Songfacts: Did you ever show that journal to Billy?

Butch: No, not yet. I’d have to go back and sort of re-write it so it would make sense to someone who was going to read it. And maybe I will at some point. Maybe I should dig it out and start chipping away at it and see if I can get it into some sort of form that would be presentable to fans of the band. And I’m sure it would be, because there are some great stories in there. But I might have to edit some of them. Either that or don’t edit it at all and leave everything in there so it’s all the glorious bits and all the dirt. Just leave it all in there in its glory.

Songfacts: I would absolutely love to read something like that.

Butch: Cool. When I get a chunk of time off maybe I’ll do that. But I don’t have any free time to get into a writing mode at the moment.

Songfacts: Something Billy’s talked about in the press – and I don’t know if you want to confirm or deny this – he’s said that on specifically Siamese Dream that he and Jimmy played the vast majority of everything.

Butch: That’s true. They would go into the big room and cut the song live. But what I was really trying to keep was Jimmy’s drums. And then we would go back and overdub everything.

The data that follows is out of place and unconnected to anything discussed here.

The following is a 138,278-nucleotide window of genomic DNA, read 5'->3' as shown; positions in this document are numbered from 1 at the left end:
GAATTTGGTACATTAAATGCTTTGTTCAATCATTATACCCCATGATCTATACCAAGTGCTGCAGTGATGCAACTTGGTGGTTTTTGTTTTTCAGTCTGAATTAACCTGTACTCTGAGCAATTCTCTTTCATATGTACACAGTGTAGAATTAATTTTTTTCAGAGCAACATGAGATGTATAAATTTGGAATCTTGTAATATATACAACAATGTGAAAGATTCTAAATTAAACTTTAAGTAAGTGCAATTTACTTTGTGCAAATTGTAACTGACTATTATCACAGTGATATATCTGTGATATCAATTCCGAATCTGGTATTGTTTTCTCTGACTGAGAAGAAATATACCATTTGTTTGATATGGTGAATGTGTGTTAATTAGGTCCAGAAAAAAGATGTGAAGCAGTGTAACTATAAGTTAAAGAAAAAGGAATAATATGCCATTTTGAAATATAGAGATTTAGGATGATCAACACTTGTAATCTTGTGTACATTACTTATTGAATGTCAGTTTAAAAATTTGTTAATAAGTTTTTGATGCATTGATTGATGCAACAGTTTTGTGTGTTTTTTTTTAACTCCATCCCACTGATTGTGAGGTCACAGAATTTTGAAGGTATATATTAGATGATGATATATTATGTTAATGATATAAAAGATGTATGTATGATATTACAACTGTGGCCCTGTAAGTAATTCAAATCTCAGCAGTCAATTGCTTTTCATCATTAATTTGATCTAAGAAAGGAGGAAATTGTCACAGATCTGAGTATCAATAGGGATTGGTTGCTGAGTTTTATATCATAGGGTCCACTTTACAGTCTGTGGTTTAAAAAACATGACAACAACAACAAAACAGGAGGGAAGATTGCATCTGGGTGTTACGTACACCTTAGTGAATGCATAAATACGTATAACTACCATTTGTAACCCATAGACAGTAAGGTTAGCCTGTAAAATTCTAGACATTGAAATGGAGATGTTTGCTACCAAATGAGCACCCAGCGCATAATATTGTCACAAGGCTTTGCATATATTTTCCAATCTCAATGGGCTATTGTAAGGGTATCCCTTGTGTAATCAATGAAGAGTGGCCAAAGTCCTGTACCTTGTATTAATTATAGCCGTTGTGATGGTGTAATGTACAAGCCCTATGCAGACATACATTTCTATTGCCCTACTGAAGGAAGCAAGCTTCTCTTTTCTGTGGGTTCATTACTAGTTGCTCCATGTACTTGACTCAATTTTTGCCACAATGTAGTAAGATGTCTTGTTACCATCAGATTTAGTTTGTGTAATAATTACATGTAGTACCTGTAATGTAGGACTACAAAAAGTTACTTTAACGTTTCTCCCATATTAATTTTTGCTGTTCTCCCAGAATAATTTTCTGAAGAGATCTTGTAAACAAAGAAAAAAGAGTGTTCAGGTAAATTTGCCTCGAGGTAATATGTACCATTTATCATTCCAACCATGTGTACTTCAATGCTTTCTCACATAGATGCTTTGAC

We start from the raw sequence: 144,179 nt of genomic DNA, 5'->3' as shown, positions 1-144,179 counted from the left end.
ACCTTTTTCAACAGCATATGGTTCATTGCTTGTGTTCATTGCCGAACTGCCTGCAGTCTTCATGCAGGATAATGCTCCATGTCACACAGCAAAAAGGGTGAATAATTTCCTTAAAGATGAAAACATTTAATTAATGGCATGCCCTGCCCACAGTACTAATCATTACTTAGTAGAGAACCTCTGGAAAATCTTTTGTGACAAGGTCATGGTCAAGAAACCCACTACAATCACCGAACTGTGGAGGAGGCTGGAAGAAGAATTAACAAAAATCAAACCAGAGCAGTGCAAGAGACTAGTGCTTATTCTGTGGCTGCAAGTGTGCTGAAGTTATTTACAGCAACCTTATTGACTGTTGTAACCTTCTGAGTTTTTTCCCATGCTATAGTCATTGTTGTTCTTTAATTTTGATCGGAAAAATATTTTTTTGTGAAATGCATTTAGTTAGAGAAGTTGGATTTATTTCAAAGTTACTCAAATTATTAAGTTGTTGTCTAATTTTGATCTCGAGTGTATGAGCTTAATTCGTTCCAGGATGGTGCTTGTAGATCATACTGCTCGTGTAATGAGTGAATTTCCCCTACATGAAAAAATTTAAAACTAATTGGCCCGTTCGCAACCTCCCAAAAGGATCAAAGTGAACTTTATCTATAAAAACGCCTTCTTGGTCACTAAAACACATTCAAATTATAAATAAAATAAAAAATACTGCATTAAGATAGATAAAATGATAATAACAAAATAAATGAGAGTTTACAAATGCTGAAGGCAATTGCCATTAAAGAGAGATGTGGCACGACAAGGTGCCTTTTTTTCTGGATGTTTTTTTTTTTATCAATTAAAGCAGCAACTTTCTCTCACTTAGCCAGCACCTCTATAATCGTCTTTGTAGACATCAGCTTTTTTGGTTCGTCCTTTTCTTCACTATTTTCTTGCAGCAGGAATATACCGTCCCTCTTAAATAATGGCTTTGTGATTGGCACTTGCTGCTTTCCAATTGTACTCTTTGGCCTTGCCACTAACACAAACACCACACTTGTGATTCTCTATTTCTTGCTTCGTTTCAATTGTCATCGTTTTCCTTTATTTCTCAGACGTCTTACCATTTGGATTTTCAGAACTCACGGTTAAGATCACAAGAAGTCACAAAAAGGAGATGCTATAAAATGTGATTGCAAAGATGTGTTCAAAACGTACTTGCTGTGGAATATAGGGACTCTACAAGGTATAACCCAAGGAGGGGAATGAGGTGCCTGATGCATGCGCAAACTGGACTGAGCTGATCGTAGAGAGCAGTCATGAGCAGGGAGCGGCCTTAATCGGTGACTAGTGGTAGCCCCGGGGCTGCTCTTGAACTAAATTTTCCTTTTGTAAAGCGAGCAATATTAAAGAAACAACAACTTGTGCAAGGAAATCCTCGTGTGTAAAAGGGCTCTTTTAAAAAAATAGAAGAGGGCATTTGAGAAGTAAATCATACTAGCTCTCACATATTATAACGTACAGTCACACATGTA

Billy probably played 90% of the guitar and bass parts. Someone played some keyboards and Billy played Mellotron and we had a cello player come in and play. A couple of string players came in for “Disarm.”

James is a great guitarist and D’arcy was a good bass player, but Billy Corgan is just technically better. He’s better than both of them, and the band knew that and I knew it. So it was like, “Well, if we want this to be as good as it’s going to be, we want the best possible performance out of it.” So Billy ended up doing probably over 90% of the overdubs on the record.

But he had a “feel thing” with Jimmy. He really understood Jimmy’s drumming. Jimmy had this push/pull thing. He wasn’t like a metronomic drummer, you know. He wasn’t like a perfect 4/4 click track drummer – I think we used a click track on one or two songs on Siamese Dream. It moves around a lot, and Billy really understood Jimmy’s playing. It was like a thick fence, almost, but he was really able to lock in with Jimmy, which is not always easy to do when you have to come back and overdub, when you’re not playing live with someone.

Songfacts: What are some similarities and differences between working with Billy Corgan and Kurt Cobain in the studio?